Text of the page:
That happened to me recently. I've been reading through Isaiah again over Christmas break. Now, if you know the story of the Garden of Eden, you're probably aware of God's words to Adam:
"Cursed is the ground because of you; through painful toil you will eat food from it all the days of your life. It will produce thorns and thistles for you, and you will eats the plants of the field. By the sweat of your brow you will eat your food until you return to the ground, since from it you were taken; for dust you are and dust you will return." (Gen. 3:17-19) Thorns are a key reminder of God's judgment and the curse that results from our sin.
This connection between thorns and God's judgment are all over the place in Isaiah. Israel was intended to be an abundant vineyard, but instead they produced bloodshed. The result? God says, "I will make it a wasteland, neither pruned or cultivated, and briers and thorns will grow there" (Is 5:6). God will use Assyria to judge Israel so that "where there were a thousand vines worth a thousand silver shekels, there will be only briers and thorns" (7:23). The people are called to lament for "the land of my people, a land overgrown with thorns and briers" (32:13), for "the peoples will be burned to ashes; like cut thornbushes they will be set ablaze" (Is. 33:12). God's judgment is also declared against Edom in the same way: "Thorns will overrun her citadels, nettles and brambles her strongholds..." (34:13).
Thorns are a sign of God's curse, God's judgment on sin and sinners. The crown of thorns is a visual summary of the Suffering Servant of Is. 52:13-53:12. He bears the curse so that others might be blessed. The Good Shepherd suffers slaughter so that his sheep might live. He was numbered among the transgressors so that we might be numbered among those declared righteous. This Root was cut off so that we might be grafted on.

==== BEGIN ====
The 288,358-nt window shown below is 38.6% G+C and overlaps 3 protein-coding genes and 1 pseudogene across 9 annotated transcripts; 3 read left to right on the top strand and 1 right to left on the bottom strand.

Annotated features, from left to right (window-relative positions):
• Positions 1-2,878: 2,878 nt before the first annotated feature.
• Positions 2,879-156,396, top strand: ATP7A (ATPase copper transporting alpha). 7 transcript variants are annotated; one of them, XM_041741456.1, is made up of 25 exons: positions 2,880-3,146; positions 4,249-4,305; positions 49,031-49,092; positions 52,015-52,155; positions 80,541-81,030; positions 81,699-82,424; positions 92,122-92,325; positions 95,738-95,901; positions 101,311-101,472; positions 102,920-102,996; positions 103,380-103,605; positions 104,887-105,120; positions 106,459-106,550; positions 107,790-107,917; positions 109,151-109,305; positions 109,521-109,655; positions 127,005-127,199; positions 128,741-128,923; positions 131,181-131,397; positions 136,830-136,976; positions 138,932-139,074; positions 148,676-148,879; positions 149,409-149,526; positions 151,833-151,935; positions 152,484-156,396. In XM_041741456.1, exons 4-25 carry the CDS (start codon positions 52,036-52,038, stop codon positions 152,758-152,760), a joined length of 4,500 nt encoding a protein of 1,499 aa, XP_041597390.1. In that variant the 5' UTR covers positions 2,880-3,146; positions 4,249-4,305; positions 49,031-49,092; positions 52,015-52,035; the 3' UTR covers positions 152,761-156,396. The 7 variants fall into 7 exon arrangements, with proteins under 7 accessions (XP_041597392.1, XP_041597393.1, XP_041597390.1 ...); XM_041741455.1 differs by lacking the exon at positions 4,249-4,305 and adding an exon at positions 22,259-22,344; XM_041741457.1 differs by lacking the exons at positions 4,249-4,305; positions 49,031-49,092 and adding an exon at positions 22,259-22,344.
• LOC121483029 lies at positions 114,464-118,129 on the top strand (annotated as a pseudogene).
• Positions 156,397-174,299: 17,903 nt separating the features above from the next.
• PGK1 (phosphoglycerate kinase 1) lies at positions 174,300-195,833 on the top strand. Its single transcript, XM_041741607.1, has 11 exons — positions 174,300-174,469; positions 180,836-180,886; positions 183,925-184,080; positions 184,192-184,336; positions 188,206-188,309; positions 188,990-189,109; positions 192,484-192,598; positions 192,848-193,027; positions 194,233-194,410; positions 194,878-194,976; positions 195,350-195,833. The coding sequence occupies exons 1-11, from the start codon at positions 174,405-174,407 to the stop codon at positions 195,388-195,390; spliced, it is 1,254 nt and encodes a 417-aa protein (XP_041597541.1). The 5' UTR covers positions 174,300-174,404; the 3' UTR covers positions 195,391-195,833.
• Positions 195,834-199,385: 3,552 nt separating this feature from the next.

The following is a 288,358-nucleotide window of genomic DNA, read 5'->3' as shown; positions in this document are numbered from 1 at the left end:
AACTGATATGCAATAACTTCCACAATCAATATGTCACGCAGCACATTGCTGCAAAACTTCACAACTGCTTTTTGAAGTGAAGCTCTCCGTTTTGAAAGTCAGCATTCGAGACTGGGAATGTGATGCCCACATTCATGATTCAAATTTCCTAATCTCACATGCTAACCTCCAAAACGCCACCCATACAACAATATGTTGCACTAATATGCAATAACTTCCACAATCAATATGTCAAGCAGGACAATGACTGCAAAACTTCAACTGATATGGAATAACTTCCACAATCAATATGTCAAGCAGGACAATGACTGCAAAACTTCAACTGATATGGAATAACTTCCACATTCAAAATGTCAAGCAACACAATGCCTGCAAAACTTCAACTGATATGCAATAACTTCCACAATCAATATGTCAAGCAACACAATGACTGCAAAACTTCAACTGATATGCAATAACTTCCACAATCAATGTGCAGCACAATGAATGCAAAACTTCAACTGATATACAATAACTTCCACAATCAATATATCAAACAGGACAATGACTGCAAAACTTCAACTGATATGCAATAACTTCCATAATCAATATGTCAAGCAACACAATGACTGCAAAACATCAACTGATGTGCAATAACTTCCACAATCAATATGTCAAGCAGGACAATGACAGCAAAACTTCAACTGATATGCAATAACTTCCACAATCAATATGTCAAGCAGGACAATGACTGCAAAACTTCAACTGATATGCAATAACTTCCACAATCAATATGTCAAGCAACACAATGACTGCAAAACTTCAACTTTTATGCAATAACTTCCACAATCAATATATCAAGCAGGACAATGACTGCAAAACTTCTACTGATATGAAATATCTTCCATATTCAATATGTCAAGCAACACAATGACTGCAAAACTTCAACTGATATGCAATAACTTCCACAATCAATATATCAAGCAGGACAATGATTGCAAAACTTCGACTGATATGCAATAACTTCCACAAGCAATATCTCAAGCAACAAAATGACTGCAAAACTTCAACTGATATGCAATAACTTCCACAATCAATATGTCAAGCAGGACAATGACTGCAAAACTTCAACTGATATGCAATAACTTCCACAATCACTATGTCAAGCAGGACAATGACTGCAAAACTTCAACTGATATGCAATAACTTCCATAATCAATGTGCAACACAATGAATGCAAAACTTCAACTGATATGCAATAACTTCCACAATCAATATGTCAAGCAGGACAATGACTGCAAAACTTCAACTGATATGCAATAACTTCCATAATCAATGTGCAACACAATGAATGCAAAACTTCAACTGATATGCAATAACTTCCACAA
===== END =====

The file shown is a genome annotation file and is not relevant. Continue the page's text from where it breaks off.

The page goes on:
And so judgment is not the last word in Isaiah. Isaiah holds out hope, for the true Vine, a shoot from the stump of Jesse (11:1) who was crushed for our iniquities and wounded for our transgressions. It is fitting, then, that this King of the Cursed wore a crown of thorns as he himself was buried in the ground for our sakes. And yet the thorns were no match for the powerful Root who, after returning to the ground, returned again to life, causing the very trees of the field to applaud him as the One who forever casts out the thorns and briers (Is 55:12). And this Root grafts us into himself so that a song is raised of a fruitful vineyard which will fill all the world with fruit (Is 27:6).
So next time you think of Jesus' crown of thorns, remember that he bore the curse so that we might bear fruit as we abide in him. We can do this because, although sin brought the curse of thorns on our toil, the resurrection of Jesse's Root brought new life and blessing, in which our labor is not in vain (Is 65:23; 1 Cor. 15:58).